At some point, we're hoping, the media and the public will start looking at what plans the presidential candidates have for helping America. When they do, Hickey's overview of President George W. Bush's "ownership society" proposal will be indispensable. Read on to learn how Bush plans to make Americans "own" the burdens of paying for their own health care, retirement and their children's education.
Roger Hickey is co-director of the Campaign for America ’s Future.
New York City —This election should be a referendum on President George W. Bush's record over the past four years in office and whether he has any new ideas that would justify voters giving him another term in the White House. Yet, friends of Bush’s have found a way to focus the presidential debate not on his plans for the country’s future or even the war in Iraq, but on John Kerry’s actions 30 years ago in Vietnam. Time will tell whether the strategy will work for Bush or backfire. But most voters tell pollsters that what they really want to hear is the candidates’ proposals for jobs, health care and the kind of country our kids will inherit.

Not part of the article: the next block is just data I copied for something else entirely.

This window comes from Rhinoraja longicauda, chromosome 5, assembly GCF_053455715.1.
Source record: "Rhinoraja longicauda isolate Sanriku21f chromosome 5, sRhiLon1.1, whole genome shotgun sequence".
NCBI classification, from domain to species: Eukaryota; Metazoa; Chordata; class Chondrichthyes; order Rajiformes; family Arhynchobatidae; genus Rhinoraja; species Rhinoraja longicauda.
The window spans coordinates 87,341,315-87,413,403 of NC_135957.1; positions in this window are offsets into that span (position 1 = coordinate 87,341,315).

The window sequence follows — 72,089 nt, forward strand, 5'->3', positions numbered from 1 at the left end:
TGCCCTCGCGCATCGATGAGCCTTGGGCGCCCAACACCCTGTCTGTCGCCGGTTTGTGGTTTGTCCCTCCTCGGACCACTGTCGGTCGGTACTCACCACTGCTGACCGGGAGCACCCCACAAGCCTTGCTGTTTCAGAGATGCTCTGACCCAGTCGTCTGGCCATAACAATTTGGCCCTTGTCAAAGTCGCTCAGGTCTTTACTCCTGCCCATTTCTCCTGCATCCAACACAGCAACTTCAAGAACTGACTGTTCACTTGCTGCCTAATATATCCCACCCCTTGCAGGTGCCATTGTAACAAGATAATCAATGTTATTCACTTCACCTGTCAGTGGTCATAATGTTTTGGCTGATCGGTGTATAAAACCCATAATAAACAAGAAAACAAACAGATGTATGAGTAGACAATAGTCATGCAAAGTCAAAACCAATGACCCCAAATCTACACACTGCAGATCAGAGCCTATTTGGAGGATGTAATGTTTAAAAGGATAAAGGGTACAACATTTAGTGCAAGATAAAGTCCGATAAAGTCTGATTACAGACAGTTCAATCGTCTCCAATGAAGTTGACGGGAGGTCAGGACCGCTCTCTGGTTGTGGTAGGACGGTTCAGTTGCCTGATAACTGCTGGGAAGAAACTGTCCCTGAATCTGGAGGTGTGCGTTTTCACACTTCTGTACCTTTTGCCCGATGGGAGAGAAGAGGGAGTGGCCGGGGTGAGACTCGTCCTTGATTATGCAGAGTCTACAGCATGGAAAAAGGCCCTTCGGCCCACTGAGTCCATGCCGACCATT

Democrats and progressives argue that each of these problems requires concerted government action. Bush and the Republicans don’t believe in government—and they have systematically slashed public revenues. So they need an agenda that promises to address the problems, while continuing their crusade to cut taxes for the wealthy and downsize government.
So what does Bush have to sell? The following is a guide for concerned voters—and for the media who should be covering the real agenda of the candidates for president.
Defending His Tax Cut Gamble
First and foremost, Bush’s domestic agenda is wedded to the massive tax cuts he pushed through Congress in his first term. Quite correctly, Bush conservatives argue that spurring a growing economy is the best thing a president can do for Americans. “The best social program is a job for all who want one,” they argue. Unfortunately for Bush, despite his tax cuts, the economy has continued to be sluggish, poverty is growing, job growth hasn’t come anywhere near replacing the 3 million jobs lost in the Bush recession, and Americans with jobs are experiencing falling real wages, eroding benefits and general insecurity.
Since he has no other plan for economic growth and job creation, Bush will have to insist—during this week's convention and afterward—that the Bush tax cuts will eventually produce an economic recovery capable of generating substantial job growth. Most Americans understand what the Congressional Budget Office recently reported: The Bush tax cuts have benefited the wealthy far more than the rest of us, while blowing a $3.9 trillion hole in the federal budget over the next 10 years.